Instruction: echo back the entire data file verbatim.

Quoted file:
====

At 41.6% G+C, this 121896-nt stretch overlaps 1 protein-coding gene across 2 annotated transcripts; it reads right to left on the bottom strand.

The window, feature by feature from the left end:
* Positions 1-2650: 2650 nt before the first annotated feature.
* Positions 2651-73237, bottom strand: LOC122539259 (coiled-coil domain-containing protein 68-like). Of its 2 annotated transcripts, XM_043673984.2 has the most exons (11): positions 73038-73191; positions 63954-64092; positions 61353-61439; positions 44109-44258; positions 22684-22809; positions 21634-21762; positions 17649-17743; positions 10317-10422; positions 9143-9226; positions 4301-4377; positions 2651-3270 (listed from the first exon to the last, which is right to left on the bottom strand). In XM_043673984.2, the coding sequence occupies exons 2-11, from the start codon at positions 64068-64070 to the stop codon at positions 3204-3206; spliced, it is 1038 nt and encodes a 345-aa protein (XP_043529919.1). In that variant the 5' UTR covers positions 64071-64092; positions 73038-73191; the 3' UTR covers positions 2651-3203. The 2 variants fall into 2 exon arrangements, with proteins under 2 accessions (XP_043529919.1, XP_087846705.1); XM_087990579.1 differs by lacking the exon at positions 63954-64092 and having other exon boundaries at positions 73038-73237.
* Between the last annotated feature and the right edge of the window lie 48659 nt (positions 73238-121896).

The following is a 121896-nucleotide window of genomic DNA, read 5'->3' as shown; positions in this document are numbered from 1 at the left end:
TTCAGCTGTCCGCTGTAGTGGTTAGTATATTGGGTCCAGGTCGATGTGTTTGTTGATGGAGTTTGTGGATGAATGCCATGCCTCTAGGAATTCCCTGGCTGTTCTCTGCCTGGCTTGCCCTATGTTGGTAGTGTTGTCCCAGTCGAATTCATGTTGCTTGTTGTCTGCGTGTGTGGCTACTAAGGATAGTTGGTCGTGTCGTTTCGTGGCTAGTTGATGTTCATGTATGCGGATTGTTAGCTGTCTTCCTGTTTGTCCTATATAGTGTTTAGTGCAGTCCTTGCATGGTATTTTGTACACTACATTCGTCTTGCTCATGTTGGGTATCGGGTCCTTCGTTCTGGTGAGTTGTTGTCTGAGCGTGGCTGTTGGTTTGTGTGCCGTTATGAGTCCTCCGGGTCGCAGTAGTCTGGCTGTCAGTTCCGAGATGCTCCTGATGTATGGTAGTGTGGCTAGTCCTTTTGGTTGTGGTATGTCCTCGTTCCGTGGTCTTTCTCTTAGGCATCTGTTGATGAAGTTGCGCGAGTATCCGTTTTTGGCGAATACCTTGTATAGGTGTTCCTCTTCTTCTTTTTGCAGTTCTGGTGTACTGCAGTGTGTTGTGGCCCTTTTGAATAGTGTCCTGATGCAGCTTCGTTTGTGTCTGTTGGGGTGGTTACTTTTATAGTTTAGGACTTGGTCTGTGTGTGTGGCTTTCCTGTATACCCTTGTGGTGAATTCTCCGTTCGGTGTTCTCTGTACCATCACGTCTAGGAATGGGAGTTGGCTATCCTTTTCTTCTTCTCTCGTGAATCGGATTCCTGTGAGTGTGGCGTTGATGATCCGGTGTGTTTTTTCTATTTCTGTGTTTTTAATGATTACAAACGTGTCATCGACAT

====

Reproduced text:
At 41.6% G+C, this 121896-nt stretch overlaps 1 protein-coding gene across 2 annotated transcripts; it reads right to left on the bottom strand.

The window, feature by feature from the left end:
* Positions 1-2650: 2650 nt before the first annotated feature.
* Positions 2651-73237, bottom strand: LOC122539259 (coiled-coil domain-containing protein 68-like). Of its 2 annotated transcripts, XM_043673984.2 has the most exons (11): positions 73038-73191; positions 63954-64092; positions 61353-61439; positions 44109-44258; positions 22684-22809; positions 21634-21762; positions 17649-17743; positions 10317-10422; positions 9143-9226; positions 4301-4377; positions 2651-3270 (listed from the first exon to the last, which is right to left on the bottom strand). In XM_043673984.2, the coding sequence occupies exons 2-11, from the start codon at positions 64068-64070 to the stop codon at positions 3204-3206; spliced, it is 1038 nt and encodes a 345-aa protein (XP_043529919.1). In that variant the 5' UTR covers positions 64071-64092; positions 73038-73191; the 3' UTR covers positions 2651-3203. The 2 variants fall into 2 exon arrangements, with proteins under 2 accessions (XP_043529919.1, XP_087846705.1); XM_087990579.1 differs by lacking the exon at positions 63954-64092 and having other exon boundaries at positions 73038-73237.
* Between the last annotated feature and the right edge of the window lie 48659 nt (positions 73238-121896).

The following is a 121896-nucleotide window of genomic DNA, read 5'->3' as shown; positions in this document are numbered from 1 at the left end:
TTCAGCTGTCCGCTGTAGTGGTTAGTATATTGGGTCCAGGTCGATGTGTTTGTTGATGGAGTTTGTGGATGAATGCCATGCCTCTAGGAATTCCCTGGCTGTTCTCTGCCTGGCTTGCCCTATGTTGGTAGTGTTGTCCCAGTCGAATTCATGTTGCTTGTTGTCTGCGTGTGTGGCTACTAAGGATAGTTGGTCGTGTCGTTTCGTGGCTAGTTGATGTTCATGTATGCGGATTGTTAGCTGTCTTCCTGTTTGTCCTATATAGTGTTTAGTGCAGTCCTTGCATGGTATTTTGTACACTACATTCGTCTTGCTCATGTTGGGTATCGGGTCCTTCGTTCTGGTGAGTTGTTGTCTGAGCGTGGCTGTTGGTTTGTGTGCCGTTATGAGTCCTCCGGGTCGCAGTAGTCTGGCTGTCAGTTCCGAGATGCTCCTGATGTATGGTAGTGTGGCTAGTCCTTTTGGTTGTGGTATGTCCTCGTTCCGTGGTCTTTCTCTTAGGCATCTGTTGATGAAGTTGCGCGAGTATCCGTTTTTGGCGAATACCTTGTATAGGTGTTCCTCTTCTTCTTTTTGCAGTTCTGGTGTACTGCAGTGTGTTGTGGCCCTTTTGAATAGTGTCCTGATGCAGCTTCGTTTGTGTCTGTTGGGGTGGTTACTTTTATAGTTTAGGACTTGGTCTGTGTGTGTGGCTTTCCTGTATACCCTTGTGGTGAATTCTCCGTTCGGTGTTCTCTGTACCATCACGTCTAGGAATGGGAGTTGGCTATCCTTTTCTTCTTCTCTCGTGAATCGGATTCCTGTGAGTGTGGCGTTGATGATCCGGTGTGTTTTTTCTATTTCTGTGTTTTTAATGATTACAAACGTGTCATCGACAT